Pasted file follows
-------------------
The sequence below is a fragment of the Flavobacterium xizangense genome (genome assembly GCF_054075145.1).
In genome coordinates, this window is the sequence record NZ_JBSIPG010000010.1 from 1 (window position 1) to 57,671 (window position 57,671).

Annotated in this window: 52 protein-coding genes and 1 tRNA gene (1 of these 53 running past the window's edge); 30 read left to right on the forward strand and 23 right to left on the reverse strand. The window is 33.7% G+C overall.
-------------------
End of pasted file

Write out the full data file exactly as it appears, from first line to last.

The sequence below is a fragment of the Flavobacterium xizangense genome (genome assembly GCF_054075145.1).
In genome coordinates, this window is the sequence record NZ_JBSIPG010000010.1 from 1 (window position 1) to 57,671 (window position 57,671).

Annotated in this window: 52 protein-coding genes and 1 tRNA gene (1 of these 53 running past the window's edge); 30 read left to right on the forward strand and 23 right to left on the reverse strand. The window is 33.7% G+C overall.